Oscar-nominated documentarian Amy Berg (Deliver Us from Evil), paints a heartbreaking portrait of Janis Joplin in a film that simultaneously underlines her incredible talent and power as a performer and the desperate desire for acceptance, approval and, eventually, fame that tormented her in the drug-racked years leading up to her death from a heroin overdose at the age of 27. Interviews with old bandmates, friends and lovers give the documentary a tangible intimacy as it reveals the shy vulnerability behind the enormous voice.


Before Andrew Lincoln had the weight of a dying world on his shoulders in The Walking Dead, he had scarcely a care in the world as resolutely juvenile schoolteacher Simon Casey in Teachers.

Andrew Lincoln playing manchild Simon Casey in Teachers.

Though comedies about manchildren behaving boorishly are distinctly out of fashion, Simon and his naughty-teacher pals (Raquel Cassidy, Adrian Bower and Navin Chowdhry) are charming enough to get away with it, whether they be indulging in puerile sex banter or drunkenly burgling their own school. It knocks most similar stuff sideways into a cocked hat.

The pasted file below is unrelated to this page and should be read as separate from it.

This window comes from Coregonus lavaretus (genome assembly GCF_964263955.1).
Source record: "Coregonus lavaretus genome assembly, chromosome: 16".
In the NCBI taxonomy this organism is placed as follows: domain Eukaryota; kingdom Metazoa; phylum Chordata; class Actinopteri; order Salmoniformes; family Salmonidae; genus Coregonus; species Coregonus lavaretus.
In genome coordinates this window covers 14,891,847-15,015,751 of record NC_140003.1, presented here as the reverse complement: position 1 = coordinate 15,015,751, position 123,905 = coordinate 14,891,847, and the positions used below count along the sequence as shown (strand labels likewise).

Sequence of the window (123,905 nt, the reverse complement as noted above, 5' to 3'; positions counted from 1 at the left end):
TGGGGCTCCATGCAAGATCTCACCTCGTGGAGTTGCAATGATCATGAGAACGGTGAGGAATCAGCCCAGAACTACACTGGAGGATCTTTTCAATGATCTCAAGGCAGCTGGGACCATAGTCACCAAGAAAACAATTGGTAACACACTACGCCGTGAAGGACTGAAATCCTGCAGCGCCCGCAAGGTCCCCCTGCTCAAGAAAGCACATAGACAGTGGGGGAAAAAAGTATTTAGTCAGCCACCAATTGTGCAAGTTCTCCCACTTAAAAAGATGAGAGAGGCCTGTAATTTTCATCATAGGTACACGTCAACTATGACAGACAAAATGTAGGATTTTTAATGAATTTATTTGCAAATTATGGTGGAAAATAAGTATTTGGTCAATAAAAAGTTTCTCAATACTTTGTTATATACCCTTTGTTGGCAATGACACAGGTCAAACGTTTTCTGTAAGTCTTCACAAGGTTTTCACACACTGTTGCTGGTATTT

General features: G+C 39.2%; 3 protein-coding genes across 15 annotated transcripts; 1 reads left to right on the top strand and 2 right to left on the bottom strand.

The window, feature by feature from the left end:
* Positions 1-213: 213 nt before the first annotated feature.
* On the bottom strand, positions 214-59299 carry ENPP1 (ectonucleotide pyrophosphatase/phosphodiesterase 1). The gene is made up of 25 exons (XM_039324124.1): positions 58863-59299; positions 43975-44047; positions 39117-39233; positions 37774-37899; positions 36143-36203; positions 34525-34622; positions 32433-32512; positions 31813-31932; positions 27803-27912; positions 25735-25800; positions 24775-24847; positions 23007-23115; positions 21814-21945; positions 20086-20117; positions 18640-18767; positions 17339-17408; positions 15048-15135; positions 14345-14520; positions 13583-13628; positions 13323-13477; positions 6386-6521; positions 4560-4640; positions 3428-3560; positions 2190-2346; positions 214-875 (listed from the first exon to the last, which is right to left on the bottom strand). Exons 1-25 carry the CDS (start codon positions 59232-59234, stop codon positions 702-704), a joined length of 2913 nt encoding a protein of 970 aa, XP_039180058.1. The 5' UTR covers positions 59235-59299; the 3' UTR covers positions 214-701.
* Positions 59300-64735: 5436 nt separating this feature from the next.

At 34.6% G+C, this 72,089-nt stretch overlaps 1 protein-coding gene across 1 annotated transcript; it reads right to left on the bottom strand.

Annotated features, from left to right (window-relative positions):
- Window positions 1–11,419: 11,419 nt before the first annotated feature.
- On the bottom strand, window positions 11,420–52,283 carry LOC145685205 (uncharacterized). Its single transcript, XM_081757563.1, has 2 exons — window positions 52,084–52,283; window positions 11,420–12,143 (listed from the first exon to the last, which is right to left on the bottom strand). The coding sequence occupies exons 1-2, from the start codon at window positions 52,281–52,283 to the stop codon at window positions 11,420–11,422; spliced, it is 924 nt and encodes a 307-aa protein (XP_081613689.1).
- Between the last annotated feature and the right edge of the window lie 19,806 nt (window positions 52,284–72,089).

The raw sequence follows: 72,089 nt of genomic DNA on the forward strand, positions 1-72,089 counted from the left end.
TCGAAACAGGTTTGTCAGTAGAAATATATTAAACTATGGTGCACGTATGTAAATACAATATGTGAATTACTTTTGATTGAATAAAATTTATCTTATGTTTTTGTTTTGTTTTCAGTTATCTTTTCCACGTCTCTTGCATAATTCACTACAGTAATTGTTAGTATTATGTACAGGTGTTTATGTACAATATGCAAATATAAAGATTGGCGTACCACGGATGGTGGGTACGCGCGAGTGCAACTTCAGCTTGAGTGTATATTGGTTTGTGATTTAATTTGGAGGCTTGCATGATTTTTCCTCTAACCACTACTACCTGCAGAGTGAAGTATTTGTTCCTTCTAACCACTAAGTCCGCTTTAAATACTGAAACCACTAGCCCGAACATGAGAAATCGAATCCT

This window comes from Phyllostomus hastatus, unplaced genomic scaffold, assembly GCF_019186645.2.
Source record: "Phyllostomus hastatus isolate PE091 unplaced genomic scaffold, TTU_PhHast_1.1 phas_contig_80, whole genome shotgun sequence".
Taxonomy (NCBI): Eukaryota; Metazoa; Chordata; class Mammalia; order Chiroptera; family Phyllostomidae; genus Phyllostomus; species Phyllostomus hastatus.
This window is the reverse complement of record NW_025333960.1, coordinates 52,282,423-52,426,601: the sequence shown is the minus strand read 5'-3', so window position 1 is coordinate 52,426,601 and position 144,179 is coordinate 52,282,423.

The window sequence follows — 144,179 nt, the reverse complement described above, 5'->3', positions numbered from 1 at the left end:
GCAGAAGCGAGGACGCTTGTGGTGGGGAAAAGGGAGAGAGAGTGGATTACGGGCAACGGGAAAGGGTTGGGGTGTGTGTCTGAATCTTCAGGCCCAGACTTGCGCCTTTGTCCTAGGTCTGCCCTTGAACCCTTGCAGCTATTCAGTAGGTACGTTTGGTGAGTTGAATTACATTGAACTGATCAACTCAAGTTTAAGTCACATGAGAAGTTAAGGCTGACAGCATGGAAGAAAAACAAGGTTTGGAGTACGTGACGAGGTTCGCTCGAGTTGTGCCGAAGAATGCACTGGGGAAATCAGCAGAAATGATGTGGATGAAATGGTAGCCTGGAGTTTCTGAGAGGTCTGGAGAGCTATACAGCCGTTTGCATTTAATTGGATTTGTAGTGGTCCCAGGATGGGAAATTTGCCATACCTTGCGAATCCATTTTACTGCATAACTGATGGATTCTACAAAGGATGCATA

Blue Heelers
Amazon Prime Video

Original cast of Blue Heelers Grant Bowler, Lisa McCune, William McInnes, John Wood and Martin Sacks.

Recent reports of new "comfort viewing" habits have conjured disturbing images of millions of Americans sunk in a cultural catatonia, rewatching season after season of Friends (which Australians can also do via Stan*). But there's something undeniably cosy about curling up with familiar, undemanding telly from calmer times. Blue Heelers fits that bill perfectly, right from the very moment back in 1994 that young Constable Maggie Doyle (the immediately impressive Lisa McCune) arrives in Mount Thomas to find herself contending with ornery locals and antediluvian attitudes.

*Stan is owned by this masthead